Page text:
amy jane 9 years ago from Connecticut

      Such a great hub, Robie! I used to teach a class in the mid 90's called "Intro to Netscape Navigator" and the people in the class would look at me like I had two heads for the first hour or so. The online world was so different then! I fall into the same generation as Steph. By high school computers were becoming mainstream. In college I was furious that they only had pc's in the computer rooms. How dare they!

      I remember teaching my mom,an extremely reluctant student how to use word, excel and outlook. She agreed only because she had to for her job. Now, she walks around with her Blackberry glued to her hand and is texting her college aged granddaughter. :)

      Anyway, I so enjoyed this hub! Loved reading your take on things, as always!

    • stephhicks68 profile image

      Stephanie Hicks 9 years ago from Bend, Oregon

      Robie, I love this! Even for a "young" 39-year old, I remember quite clearly learning how to type on a regular typewriter in high school. In my first job as a lawyer in 1993, they were just starting to use email. During our summer jobs, the interns shared a single computer in the library. How far we have come! I guess I consider myself in-between the 2 worlds - the one of which you speak in the past, and the new web 2.0 world. There has got to be a unique way to characterize those of us born in the mid-late 1960s to the mid-1970s.....

      A big thumbs up and thank you for sharing your wonderful writing and perspective

    • profile image

      MJ Dakota 9 years ago

      Wow, how I relate to this post! I too remember the typewriter as I used it to publish a HOA newsletter. When computers came along I was in heaven! No more white out, spell check replaced my dictionary and no need to go and make copies for mailing, just print!!

      My children were on the computer at the age of 2 and they blow me away with their surfing knowledge and don't even get me started on the text messaging. LOL

      Great Hub and an awesome comparison on inventions and change.

    • robie2 profile image

      Roberta Kyle 9 years ago from Central New Jersey

      Hi pg--Well one of the reasons I became a Mac girl in 1993 was so i wouldn't have to deal with MS DOS. :-) I found it very intimidating at the time and I did love my Macs. My last one was a G3 which is still sitting in my attic.

      I'm fascinated by the way twenty somethings and younger think--in awe really and I do think their brains are wired differently. As for McCain....yet more evidence that he is too damn old and out of touch. . I wish he'd just go down to the senior center and play bridge or something--maybe they have free computer lessons there for him. LOL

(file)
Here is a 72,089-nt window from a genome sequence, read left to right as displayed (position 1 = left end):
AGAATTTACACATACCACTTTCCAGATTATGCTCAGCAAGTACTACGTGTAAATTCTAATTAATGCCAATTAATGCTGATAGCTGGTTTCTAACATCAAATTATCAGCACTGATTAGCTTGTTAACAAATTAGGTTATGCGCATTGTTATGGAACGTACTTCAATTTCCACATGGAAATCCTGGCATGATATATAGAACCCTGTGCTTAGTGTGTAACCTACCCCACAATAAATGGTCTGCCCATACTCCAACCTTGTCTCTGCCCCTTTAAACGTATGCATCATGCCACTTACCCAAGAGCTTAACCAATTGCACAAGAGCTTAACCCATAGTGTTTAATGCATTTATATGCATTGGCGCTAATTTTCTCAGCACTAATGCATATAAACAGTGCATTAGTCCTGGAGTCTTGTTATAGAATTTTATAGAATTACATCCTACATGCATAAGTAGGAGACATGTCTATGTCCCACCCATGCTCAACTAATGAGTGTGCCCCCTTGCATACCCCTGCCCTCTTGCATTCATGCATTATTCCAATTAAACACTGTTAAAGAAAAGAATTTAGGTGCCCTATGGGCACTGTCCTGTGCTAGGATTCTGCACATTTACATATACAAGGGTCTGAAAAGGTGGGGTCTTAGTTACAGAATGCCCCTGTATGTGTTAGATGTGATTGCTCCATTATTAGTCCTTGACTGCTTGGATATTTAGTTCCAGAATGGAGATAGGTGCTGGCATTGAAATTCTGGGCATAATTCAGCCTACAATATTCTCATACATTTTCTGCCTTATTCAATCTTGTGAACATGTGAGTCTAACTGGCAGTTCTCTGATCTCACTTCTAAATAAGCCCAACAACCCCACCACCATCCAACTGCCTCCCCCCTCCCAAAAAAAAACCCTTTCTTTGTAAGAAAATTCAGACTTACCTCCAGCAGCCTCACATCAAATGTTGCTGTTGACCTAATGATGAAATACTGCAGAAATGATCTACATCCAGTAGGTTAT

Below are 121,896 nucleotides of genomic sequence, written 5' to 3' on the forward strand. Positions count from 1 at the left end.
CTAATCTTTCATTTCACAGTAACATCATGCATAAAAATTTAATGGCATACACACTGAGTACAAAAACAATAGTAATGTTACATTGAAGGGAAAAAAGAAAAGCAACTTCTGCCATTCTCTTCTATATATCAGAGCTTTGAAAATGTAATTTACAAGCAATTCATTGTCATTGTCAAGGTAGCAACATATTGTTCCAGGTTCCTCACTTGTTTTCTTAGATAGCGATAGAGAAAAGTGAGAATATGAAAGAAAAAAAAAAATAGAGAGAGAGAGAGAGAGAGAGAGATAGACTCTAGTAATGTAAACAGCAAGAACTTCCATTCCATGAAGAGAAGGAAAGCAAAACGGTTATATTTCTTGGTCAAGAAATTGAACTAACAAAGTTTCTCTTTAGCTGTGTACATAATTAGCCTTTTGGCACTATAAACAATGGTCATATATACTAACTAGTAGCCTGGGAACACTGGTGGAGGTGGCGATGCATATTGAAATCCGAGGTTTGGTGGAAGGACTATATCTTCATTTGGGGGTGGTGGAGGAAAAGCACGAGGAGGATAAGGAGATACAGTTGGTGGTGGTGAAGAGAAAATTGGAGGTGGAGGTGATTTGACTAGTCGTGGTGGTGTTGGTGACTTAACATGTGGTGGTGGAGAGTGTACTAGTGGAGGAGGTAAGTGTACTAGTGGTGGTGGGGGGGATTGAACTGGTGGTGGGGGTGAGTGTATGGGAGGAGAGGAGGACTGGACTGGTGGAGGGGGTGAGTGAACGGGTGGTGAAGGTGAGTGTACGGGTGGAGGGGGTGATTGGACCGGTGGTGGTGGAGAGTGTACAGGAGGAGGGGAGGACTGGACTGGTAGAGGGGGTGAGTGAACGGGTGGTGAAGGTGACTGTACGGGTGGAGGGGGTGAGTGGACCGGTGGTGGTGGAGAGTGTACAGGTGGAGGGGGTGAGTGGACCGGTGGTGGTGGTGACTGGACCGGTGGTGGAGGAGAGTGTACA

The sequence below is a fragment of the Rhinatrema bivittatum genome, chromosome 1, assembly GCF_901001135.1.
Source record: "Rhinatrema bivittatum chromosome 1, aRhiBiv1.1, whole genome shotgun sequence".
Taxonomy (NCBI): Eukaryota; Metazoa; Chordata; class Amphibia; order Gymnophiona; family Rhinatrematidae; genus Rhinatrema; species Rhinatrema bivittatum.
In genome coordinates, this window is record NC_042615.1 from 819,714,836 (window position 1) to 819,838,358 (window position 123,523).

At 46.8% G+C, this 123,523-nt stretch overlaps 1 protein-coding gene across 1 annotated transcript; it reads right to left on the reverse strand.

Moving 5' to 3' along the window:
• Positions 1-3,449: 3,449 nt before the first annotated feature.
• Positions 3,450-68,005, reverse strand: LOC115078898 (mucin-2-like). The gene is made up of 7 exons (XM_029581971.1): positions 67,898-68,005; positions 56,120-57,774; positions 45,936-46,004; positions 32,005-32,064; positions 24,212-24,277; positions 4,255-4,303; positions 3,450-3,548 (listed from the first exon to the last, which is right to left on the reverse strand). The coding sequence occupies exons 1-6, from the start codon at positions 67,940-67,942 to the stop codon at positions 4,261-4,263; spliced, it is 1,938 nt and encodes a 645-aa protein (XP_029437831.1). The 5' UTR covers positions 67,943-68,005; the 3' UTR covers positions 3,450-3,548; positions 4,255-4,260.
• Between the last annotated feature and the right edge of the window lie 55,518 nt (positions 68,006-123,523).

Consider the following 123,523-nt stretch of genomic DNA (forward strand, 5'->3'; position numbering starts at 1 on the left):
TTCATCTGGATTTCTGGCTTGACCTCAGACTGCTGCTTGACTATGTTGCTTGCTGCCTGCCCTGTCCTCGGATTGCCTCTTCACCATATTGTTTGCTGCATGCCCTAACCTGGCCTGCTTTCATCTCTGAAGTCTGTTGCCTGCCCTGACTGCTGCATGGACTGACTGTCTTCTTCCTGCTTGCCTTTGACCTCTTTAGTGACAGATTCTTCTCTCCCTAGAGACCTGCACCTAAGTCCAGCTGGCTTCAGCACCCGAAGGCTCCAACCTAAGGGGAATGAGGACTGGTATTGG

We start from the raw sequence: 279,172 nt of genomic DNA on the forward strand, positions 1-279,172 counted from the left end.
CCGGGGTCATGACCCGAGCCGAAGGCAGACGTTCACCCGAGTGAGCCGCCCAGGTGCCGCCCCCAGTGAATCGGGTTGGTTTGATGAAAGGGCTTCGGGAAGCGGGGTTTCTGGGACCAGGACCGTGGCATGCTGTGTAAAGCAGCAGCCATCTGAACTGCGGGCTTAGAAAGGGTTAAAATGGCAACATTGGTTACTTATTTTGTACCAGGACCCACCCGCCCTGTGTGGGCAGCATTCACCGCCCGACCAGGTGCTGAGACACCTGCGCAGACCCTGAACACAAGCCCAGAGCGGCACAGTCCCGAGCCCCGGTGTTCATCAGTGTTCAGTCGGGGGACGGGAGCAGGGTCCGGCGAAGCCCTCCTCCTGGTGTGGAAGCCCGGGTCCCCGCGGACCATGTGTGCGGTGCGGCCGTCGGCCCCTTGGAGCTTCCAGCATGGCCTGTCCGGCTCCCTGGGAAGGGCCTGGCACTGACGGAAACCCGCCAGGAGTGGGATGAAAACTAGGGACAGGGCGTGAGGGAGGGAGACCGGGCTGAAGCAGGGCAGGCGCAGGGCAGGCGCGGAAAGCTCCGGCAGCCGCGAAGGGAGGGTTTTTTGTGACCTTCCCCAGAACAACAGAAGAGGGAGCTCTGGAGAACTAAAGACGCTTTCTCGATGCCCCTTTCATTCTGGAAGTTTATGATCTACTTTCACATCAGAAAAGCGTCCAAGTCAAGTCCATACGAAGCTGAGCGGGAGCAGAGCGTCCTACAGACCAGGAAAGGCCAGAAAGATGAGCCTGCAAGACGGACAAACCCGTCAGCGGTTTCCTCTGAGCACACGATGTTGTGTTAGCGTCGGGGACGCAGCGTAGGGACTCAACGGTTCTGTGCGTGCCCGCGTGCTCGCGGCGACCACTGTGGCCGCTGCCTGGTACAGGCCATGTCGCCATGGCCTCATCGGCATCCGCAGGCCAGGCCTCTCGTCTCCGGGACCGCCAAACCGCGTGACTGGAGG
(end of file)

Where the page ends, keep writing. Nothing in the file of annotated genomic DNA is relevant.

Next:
Seriously, I have two friends who won't use a computer--don't even have email. It limits them terribly in so many ways they are unaware of. It's like being illiterate--you can get by without knowing how to read but not very well. Do we need that in a Prez? No way.

    • profile image

      pgrundy 9 years ago

      Great hub robie! Remember MS DOS commands? LOL! No sooner did I learn those than they went the way of the dinosaur, which is where I'm going too! I really see the change between generations at work. The kids born into the computer age are so savvy they are like aliens to me--they can do all these magical technological things without thinking and do three of them at once. Text messaging is the one that overwhelms me--the first time I tried to enter a chat room I thought I was going to explode, WAAAAAY too much going on all at once. My brain doesn't move that fast.

      Did you know John McCain has never gone online, ever? Doesn't know how. When asked about it in an interview he answered that Cindy does all that for him. And this guy wants to be President. I mean geez, at least TRY John, do it once so you don't look like such a codger! LOL!

    • robie2 profile image

      Roberta Kyle 9 years ago from Central New Jersey

      Ah well, Doghouse, I bet Gutenberg would be surprised at the impact his invention has had on Western civilization. he died poor and un-sung. (Check out the video) But I bet you are right--he would have liked the internet.

    • In The Doghouse profile image

      In The Doghouse 9 years ago from California


      What an awesome comparison. I do think the printing press and the Internet have both changed the world in significant ways. I too am an old dog, trying to learn new tricks, but am so amazed at how much fun it is to learn. Perhaps Johann Gutenberg would think it is just a "kick in the head"!